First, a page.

CANNES, France—And the Cannes Lions Health pharma Grand Prix award goes to … no one. For the second time in the four years of the pharma global creative awards, the jury declined to give out a top prize.
The reason? The most outstanding work entered in the pharma category—McCann Health, New Delhi’s work for the Afghanistan Ministry of Health on a campaign to foster vaccinations—was a public health campaign that didn’t fit the jury’s requirements for a pharma Grand Prix.
Beyond that campaign, which picked up four Gold Lions and four Silvers, no other entry hit the Grand Prix level.
“We couldn’t award a Grand Prix, the others were nowhere near as strong as this piece of work,” said June Laffey, pharma jury president and executive creative director at McCann Health Australia and Southeast Asia. “We wanted to make sure we sent out the right signals about what is possible and what can be possible in the future in this highly regulated space.”
Only three drugmakers’ campaigns picked up Pharma Lions, all Bronze, while two drugmakers won in the consumer product category in the Health & Wellness Lions awards.
When asked why more traditional pharma work wasn’t recognized, jury member Ritesh Patel, chief digital officer at WPP Health & Wellness, said part of the problem is the lack of pharma work submitted. Agencies are sometimes forbidden by clients to enter work into the show, he and other jurors noted after the press conference announcing the winners.
“Some clients just won’t allow it. The industry needs to step up a bit, and brand marketers need to step up, and allow us to share the good work,” Patel said. “I’d say 60% of the work is never seen and not allowed to be shown. It just doesn’t do any of us in the industry any good.”
Fellow jurors nodded in agreement. Susanne Blom, creative director at Lindh & Partners in Sweden, added, “It’s not representative of what everyone’s doing because there is a lot of great work out there that we’re not seeing. And that’s a pity.”
The Afghan campaign, called “Immunity Charm,” used the simple concept of a handmade bracelet that combined the cultural tradition of wearing beads to ward off evil spirits with colored beads that track a child’s immunization record. Along with its pharma category awards, the campaign nabbed the Grand Prix for Good.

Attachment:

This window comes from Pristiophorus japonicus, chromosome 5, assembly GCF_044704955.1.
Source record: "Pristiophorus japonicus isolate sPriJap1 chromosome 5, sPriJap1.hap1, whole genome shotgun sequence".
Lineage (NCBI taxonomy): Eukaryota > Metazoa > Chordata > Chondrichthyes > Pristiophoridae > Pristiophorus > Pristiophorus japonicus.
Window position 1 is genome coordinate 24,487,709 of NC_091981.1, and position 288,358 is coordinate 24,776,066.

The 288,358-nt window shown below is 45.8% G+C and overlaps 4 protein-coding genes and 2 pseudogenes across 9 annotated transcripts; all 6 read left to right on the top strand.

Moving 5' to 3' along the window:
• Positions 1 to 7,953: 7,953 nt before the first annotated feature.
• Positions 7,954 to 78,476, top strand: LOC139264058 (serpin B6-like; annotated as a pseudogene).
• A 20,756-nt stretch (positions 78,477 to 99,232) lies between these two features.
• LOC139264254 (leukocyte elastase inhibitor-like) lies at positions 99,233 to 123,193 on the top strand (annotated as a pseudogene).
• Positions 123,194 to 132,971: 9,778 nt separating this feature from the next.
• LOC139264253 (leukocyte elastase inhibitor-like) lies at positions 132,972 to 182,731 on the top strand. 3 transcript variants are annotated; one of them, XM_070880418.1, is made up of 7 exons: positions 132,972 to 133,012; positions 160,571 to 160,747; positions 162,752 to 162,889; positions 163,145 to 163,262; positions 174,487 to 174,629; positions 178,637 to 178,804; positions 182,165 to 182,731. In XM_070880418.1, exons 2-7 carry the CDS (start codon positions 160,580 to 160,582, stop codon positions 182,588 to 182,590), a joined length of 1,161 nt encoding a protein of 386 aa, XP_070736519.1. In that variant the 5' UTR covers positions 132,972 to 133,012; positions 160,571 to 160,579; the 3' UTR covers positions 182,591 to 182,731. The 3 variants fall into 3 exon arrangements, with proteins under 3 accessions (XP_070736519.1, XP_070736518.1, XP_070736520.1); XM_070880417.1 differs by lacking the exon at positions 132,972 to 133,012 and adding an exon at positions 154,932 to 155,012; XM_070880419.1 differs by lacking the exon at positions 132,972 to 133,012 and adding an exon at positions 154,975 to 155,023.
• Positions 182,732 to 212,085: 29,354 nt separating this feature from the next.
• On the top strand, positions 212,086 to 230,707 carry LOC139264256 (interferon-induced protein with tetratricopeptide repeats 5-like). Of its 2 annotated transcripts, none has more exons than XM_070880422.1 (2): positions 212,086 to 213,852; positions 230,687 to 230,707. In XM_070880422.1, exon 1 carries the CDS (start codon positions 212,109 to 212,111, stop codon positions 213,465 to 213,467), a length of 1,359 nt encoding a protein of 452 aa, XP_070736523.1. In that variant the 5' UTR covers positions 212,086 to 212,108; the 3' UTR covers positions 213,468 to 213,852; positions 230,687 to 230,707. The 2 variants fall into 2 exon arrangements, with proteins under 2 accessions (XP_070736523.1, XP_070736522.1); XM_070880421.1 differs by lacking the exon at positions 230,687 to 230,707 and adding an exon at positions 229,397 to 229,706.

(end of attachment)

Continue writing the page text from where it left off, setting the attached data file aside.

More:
Only two other Gold Lions were awarded in the pharma category. One went to an antitrafficking campaign by Area23 New York, designed to enlist doctors to help identify victims; details weren’t disclosed to protect the program’s ongoing viability. The second went to the Virtual Reality Vaccine campaign for Hermes Pardini, in which Ogilvy Brasil created an animated VR experience to ease kids’ anxiety and pain at vaccination time.
U.S. companies took home two Silver Lions and five Bronze Lions in the pharma category. The other silver U.S. award went to a Northwell Health public relations campaign by J. Walter Thompson New York called “The Fin,” built on the creation of prosthetic limbs that could be used for swimming.
Bronze winners included Boehringer Ingelheim’s “Split Second,” an unbranded campaign supporting Pradaxa, and Merck’s “Push” effort as part of its ongoing Merck for Mothers campaign.
In the Health & Wellness Lions Health category, pharma companies Johnson & Johnson and Bayer won Silver Lions for OTC product campaigns. J&J’s winner was One Breath for Nicorette from AMV/BBDO, London, and Bayer Consumer Health’s was its Aspirin “Herosmiths” campaign from Energy BBDO, Chicago, to encourage people to carry aspirin to aid possible heart attack victims.
For the second year in a row, McCann Health was named healthcare network of the year, while Area 23 was named healthcare agency of the year.
This year's Cannes Lions Health coverage is brought to you by Klick Health. All editorial content is written and produced independently of our sponsor.